Army's first smart-charging micro grid unveiled
March 22, 2011
WHEELER ARMY AIRFIELD, Hawaii -- In efforts to provide a clean source of "green" power and control nearly any source of electrical power within an existing grid, Col. Douglas Mulbury, commander, U.S. Army Garrison-Hawaii, hosted a formal maile lei untying and demonstration of the Army's first-ever smart-charging micro grid, Friday, outside the garrison headquarters, here.
"This prototype underscores our stated goal to become the Army benchmark for environmental stewardship," Mulbury said.
The Smart-Charging Micro Grid, or SCMG, system consists of 25 kilowatts of solar power array, 200 kilowatt-hours of battery storage and four plug-in electric vehicles. The system powers four electric vehicles and has the ability to provide instant backup power to support three buildings for 72 hours, including the garrison headquarters.
"Using the sun's plentiful power here in Hawaii, this simple carport is a power management system, capable of supplying electricity for the two, three-story buildings on the left, and our garrison headquarters - totally independent of the commercial power grid," Mulbury said, as he described the system while standing under the photovoltaic upgraded carport.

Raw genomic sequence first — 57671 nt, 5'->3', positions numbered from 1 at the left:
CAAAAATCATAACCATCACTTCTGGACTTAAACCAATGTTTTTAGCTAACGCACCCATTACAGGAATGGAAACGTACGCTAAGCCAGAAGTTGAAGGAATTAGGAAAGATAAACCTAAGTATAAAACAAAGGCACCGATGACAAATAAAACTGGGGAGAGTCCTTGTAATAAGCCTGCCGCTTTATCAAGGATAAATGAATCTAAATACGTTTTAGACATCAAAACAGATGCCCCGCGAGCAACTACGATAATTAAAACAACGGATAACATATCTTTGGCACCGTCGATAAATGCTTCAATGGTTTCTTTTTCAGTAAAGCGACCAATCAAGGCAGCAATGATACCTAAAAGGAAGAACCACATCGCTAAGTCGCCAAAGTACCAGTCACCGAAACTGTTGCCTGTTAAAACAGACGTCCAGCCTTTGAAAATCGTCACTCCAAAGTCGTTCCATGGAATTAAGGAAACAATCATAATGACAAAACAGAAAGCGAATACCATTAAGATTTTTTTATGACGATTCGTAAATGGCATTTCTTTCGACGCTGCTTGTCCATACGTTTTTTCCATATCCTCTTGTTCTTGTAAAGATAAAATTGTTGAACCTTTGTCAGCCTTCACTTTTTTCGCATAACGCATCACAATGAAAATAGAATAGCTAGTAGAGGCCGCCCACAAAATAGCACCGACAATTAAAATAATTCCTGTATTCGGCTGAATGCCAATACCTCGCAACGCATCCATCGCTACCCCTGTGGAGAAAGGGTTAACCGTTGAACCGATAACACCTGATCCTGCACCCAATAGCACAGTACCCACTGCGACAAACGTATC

The pilot program is a prototype designed to help make the installation energy independent. The U.S. Army Tank Automotive Research, Development and Engineering Center, or TARDEC, along with private industry, created the prototype.
"For years, TARDEC has been advancing micro grid power, and we saw an opportunity to make it mobile by using hybrid trucks that export power. This can benefit our Soldiers immediately," said Paul Makar, project manager at TARDEC's National Automotive Center. "We also saw an opportunity to incorporate renewable energy sources, including wind and solar power into the package."
Headquartered at the Detroit Arsenal, TARDEC is the nation's laboratory for advanced military automotive technology and serves as the Ground Systems Integrator for all Department of Defense manned and unmanned ground vehicle systems.
"Few people realize that more than half of the fuel that we deliver over tenuous supply lines to forward operating bases is used to generate electrical power - more than is consumed by ground vehicles and aircraft combined," said Dean McGrew of TARDEC. "(With this system,) a tremendous amount of fuel can be saved, which means that lives and money can be saved because we will no longer need as many fuel trucks. Our fighting troops can focus more on the enemy and tactical objectives, and less on protecting vulnerable supply."